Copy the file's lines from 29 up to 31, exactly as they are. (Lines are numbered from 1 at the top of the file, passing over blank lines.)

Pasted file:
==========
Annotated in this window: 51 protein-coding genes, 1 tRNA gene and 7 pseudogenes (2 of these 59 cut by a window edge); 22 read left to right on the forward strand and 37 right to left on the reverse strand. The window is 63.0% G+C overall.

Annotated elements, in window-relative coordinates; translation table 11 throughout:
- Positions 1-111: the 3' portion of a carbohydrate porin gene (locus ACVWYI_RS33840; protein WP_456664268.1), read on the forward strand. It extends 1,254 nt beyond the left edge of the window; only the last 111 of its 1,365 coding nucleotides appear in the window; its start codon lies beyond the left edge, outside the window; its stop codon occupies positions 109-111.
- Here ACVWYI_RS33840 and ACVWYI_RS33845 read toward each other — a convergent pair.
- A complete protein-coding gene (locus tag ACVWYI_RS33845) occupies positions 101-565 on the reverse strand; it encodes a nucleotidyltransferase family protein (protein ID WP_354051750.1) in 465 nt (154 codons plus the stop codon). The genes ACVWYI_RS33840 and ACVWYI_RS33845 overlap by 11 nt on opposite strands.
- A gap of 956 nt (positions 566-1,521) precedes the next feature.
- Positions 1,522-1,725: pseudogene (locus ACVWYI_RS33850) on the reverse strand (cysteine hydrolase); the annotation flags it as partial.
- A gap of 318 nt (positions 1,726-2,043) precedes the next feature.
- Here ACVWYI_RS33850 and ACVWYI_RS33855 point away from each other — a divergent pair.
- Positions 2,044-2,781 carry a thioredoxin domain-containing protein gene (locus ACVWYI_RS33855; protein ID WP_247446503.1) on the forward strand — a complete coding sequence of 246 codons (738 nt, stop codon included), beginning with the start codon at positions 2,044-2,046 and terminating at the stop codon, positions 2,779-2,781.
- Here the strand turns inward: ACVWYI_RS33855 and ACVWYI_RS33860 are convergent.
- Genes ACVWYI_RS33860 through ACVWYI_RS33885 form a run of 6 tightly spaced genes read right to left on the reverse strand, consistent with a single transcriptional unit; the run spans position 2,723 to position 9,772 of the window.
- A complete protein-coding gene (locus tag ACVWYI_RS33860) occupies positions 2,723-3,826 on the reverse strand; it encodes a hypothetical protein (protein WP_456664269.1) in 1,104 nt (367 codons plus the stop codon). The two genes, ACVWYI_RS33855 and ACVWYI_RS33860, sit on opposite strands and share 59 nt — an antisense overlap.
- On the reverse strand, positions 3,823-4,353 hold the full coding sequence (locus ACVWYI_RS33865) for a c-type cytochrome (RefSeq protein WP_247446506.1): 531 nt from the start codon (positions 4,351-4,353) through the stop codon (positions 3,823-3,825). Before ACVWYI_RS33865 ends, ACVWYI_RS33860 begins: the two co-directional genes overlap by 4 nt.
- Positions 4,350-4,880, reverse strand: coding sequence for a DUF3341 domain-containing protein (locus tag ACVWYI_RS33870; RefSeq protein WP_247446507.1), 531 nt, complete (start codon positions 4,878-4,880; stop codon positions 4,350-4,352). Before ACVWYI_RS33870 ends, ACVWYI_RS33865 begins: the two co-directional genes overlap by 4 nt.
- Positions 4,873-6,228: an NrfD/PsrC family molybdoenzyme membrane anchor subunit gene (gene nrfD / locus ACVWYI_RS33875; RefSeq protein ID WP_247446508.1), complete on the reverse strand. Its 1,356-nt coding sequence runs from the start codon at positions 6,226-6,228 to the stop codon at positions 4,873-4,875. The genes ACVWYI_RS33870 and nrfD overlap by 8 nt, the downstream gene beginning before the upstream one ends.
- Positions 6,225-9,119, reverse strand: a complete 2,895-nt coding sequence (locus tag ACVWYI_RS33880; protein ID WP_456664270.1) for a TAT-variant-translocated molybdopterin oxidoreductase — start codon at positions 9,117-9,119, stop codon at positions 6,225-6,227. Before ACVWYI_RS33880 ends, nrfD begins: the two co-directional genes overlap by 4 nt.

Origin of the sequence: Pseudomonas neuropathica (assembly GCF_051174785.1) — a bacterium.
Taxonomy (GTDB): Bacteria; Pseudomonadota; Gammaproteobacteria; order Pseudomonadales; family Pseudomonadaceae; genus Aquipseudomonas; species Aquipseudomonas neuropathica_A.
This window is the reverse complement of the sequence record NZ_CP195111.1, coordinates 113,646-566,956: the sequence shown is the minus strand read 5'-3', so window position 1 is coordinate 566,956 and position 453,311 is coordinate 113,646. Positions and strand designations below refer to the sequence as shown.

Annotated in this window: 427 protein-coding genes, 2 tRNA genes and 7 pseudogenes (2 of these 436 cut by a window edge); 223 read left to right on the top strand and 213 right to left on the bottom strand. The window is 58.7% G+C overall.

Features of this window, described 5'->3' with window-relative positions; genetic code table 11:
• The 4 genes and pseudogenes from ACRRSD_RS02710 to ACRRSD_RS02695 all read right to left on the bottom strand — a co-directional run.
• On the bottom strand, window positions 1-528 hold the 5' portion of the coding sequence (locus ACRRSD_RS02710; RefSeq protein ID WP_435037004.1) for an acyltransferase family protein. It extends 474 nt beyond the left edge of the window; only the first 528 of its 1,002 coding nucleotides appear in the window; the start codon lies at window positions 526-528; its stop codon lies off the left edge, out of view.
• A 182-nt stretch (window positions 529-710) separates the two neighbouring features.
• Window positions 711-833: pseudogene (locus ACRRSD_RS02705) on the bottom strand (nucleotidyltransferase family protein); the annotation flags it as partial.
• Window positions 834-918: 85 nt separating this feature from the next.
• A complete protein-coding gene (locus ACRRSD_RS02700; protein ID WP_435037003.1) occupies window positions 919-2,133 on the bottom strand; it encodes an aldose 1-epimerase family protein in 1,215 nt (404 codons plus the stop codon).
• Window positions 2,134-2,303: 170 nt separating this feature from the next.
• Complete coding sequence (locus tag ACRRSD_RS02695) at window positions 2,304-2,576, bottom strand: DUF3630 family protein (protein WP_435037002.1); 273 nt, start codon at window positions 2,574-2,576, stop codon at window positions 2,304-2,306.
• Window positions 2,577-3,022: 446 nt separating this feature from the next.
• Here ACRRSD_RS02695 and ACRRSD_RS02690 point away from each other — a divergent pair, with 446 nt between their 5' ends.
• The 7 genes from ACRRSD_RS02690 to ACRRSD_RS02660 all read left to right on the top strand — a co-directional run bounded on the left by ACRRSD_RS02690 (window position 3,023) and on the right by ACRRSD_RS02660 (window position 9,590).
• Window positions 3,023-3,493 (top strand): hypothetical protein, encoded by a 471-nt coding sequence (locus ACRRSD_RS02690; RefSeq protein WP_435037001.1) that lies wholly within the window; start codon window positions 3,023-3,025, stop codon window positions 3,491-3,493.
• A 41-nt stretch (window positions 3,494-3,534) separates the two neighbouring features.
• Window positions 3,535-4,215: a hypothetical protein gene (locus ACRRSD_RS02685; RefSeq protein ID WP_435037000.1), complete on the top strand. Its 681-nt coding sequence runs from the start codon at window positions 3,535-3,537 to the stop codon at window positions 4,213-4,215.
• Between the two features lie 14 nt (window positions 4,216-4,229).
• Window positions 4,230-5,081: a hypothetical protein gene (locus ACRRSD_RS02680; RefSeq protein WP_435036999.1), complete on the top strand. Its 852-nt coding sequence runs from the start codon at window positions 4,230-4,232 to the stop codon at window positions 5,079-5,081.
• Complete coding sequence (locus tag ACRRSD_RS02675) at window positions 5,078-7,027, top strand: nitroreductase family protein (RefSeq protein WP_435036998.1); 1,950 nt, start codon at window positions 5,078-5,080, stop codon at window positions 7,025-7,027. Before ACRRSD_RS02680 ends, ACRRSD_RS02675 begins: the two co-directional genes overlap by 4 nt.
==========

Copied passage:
• Window positions 2,134-2,303: 170 nt separating this feature from the next.
• Complete coding sequence (locus tag ACRRSD_RS02695) at window positions 2,304-2,576, bottom strand: DUF3630 family protein (protein WP_435037002.1); 273 nt, start codon at window positions 2,574-2,576, stop codon at window positions 2,304-2,306.
• Window positions 2,577-3,022: 446 nt separating this feature from the next.